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Given two lattices $L_1$ and $L_2$ represented by bases $B_1$ and $B_2$, is there an efficient algorithm to compute $L_1\cap L_2$?

I can show, I think, that if $\gcd(\det(B_1),\det(B_2))=1$, then $B_1adj(B_1)B_2$ generates $L_1\cap L_2$, but I'm interested in lattices whose volumes have greater GCDs.

A follow-up question is if there is an efficient algorithm to represent the intersection of $L_1$ and $L_2+v$ for some $v\notin L_1,L_2$.

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The answer to both questions is yes, and they both follow immediately by the link in the comments (even though the fact that the second follows from the link was not mentioned).

The trick is that lattice duality interchanges sums and intersections, e.g.

$$(L_0+L_1)^* = L_0^*\cap L_1^*$$

There are some conditions on this I believe, and I've written an answer on here somewhere on precisely this topic ~2 years ago (I saw it within the last day here, but don't want to hunt for a link currently).

You combine this with the fact that we have a very efficient representation of $L_0 + L_1$. In particular, you can

  1. Concatenate their bases, then
  2. Compute the Hermite Normal Form (HNF) of the resulting generating set

to get a basis for $L_0 + L_1$. By duality, this can also be used to get a basis for the intersection.

What about $L_0 \cap (v+L_1)$? Just view $L_1' = v + L_1$ as another lattice, use the HNF to compute its basis, then use the duality trick to compute the basis of the intersection, e.g. it immediately follows from this general technique.

It's worth mentioning that things get trickier if you cannot view $v + L_1$ as a lattice, for example if it is not discrete. You can see this in 1D with the "lattice" $\mathbb{Z} + \pi\mathbb{Z}$. Provided things like the relevant sums and intersections result in lattices (which will always happen if you require that $q\mathbb{Z}^n\subseteq L, L'\subseteq \mathbb{Z}^n$, perhaps for large $q$) you're fine though.

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  • $\begingroup$ Thanks, I'm not sure about the second point though, since $L+v$ is not a lattice (for example it does not contain $0$). I played around with the dual of it and couldn't find a nice representation. Is there some way to make it look enough like a lattice that this works? $\endgroup$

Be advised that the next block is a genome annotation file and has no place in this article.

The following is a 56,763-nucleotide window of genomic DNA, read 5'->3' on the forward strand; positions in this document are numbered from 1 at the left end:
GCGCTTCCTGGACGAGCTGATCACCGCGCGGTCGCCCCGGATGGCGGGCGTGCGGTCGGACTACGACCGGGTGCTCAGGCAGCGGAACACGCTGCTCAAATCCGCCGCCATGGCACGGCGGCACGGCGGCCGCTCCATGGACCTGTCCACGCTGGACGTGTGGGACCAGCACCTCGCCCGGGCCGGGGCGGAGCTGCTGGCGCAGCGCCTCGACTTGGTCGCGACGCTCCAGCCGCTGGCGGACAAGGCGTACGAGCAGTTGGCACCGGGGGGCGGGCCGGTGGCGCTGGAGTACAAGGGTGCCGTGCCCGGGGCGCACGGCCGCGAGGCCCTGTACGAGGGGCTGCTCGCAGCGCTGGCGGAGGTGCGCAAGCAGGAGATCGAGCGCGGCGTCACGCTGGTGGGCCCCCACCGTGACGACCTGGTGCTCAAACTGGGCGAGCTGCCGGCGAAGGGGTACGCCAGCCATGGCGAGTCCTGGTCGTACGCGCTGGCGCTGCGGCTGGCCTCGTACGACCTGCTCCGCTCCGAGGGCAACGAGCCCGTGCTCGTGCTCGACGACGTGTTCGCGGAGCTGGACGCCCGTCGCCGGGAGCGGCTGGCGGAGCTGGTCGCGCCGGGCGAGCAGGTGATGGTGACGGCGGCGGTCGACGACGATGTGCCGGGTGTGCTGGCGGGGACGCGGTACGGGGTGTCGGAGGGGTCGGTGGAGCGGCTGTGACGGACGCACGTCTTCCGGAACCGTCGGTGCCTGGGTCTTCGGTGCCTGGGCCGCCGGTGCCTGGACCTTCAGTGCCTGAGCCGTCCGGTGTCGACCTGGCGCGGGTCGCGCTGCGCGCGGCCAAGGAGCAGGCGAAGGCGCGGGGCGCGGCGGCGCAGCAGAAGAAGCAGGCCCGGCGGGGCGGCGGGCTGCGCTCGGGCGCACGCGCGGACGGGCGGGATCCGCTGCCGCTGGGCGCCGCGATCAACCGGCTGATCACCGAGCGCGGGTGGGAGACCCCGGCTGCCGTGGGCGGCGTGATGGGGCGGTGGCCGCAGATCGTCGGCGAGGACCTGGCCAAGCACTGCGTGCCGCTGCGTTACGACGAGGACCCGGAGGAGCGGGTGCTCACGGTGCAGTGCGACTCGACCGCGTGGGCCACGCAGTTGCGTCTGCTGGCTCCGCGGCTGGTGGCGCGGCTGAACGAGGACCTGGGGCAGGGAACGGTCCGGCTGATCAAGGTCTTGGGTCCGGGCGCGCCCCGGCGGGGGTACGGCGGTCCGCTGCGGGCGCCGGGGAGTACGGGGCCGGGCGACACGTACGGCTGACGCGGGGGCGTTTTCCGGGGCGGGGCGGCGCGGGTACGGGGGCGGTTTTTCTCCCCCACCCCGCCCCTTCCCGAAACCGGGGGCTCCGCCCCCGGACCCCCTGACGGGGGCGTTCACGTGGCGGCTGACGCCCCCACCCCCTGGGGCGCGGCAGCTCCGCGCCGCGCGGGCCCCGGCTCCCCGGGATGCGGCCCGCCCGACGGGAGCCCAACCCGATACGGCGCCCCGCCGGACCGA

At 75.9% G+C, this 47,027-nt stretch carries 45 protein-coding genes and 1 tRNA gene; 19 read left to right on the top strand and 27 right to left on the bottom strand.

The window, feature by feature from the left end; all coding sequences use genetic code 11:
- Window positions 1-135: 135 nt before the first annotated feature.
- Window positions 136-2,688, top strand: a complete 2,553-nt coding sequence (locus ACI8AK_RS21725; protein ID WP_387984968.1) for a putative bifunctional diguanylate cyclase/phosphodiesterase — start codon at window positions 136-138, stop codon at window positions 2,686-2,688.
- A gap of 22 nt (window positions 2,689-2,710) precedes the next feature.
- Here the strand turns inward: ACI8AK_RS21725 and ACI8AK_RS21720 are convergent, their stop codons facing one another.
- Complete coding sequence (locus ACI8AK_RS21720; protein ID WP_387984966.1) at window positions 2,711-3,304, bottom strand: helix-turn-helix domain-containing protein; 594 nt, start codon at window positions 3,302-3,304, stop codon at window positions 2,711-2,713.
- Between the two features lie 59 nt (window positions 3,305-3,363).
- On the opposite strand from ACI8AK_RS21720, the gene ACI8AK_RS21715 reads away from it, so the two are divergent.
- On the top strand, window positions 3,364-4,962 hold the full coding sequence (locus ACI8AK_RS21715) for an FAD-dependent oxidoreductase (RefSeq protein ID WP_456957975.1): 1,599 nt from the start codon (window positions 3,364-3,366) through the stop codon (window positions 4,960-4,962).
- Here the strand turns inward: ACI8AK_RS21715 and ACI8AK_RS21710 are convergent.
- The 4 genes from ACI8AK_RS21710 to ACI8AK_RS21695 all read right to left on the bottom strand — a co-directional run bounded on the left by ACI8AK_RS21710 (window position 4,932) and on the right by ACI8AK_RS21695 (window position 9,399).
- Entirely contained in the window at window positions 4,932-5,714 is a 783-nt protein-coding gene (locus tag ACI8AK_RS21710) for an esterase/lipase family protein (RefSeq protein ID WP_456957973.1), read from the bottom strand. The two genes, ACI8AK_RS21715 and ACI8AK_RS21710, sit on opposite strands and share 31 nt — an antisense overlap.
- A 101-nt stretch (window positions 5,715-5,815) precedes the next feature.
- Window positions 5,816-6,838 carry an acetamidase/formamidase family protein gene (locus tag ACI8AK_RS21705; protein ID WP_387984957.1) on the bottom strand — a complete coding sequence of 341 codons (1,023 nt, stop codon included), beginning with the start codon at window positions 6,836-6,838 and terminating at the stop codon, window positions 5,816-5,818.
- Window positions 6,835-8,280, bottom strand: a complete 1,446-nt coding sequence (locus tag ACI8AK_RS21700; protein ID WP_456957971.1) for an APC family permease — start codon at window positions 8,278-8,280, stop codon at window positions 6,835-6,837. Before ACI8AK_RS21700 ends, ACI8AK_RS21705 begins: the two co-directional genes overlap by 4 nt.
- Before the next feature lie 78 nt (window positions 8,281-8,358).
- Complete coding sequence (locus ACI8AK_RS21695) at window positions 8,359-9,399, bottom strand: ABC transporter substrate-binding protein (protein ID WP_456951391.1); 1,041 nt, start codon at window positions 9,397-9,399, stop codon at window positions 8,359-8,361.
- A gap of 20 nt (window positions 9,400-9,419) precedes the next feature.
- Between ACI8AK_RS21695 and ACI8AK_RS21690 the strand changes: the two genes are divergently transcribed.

– Sam Jaques
    Commented Sep 23, 2023 at 3:40
  • $\begingroup$ I'm pretty sure you can view it as a lattice embedded in one-dimensional higher space. This is similar to how an affine space can be viewed as a linear space in one dimension higher, and conceptually similar to Kannen's embedding to reduce CVP to SVP. The main annoyance with these types of things is that the embedding is highly non-unique, and (e.g. when practically trying to apply things like Kannen's) you'll get different performance depending on which particular embedding (for Kannen's, parameterized by which scaling factor) $\endgroup$
    – Mark Schultz-Wu
    Commented Sep 23, 2023 at 5:12
  • $\begingroup$ Concretely, I'm suggesting that you view $L + v$ as a $n$-dimensional "slice" of an $n+1$ dimensional lattice. These also typically behave well with duality (it is typically called the "projection slice" theorem, but I am mostly seeing references to this for lattices where one projects/slices through linear subspaces, while your setting would be an affine subspace. Maybe that kills the whole idea.) $\endgroup$
    – Mark Schultz-Wu
    Commented Sep 23, 2023 at 5:34
  • $\begingroup$ How much are those notes reliable? cseweb.ucsd.edu//classes/wi10/cse206a/lec1.pdf Other lattices can be obtained from (page 1) there conflicting two base definition; $B \in \mathbb{R}^{k\times n}$ and $B \in \mathbb{R}^{n\times k}$ $\endgroup$
    – kelalaka
    Commented Sep 24, 2023 at 9:08
  • 1
    $\begingroup$ they are reliable. That is likely a symptom of there being two conflicting notations for lattices, namely as the image of $x\mapsto Bx$ and the image of $x^t\mapsto x^t B$ ("column notation" vs "row notation"), so it is easy to mix up the order of the two, as in row notation you have rank $k$ dimension $n$ lattice having basis $B\in\mathbb{R}^{n\times k}$, and in column notation you have it in $\mathbb{R}^{k\times n}$. $\endgroup$
    – Mark Schultz-Wu
    Commented Sep 24, 2023 at 20:52

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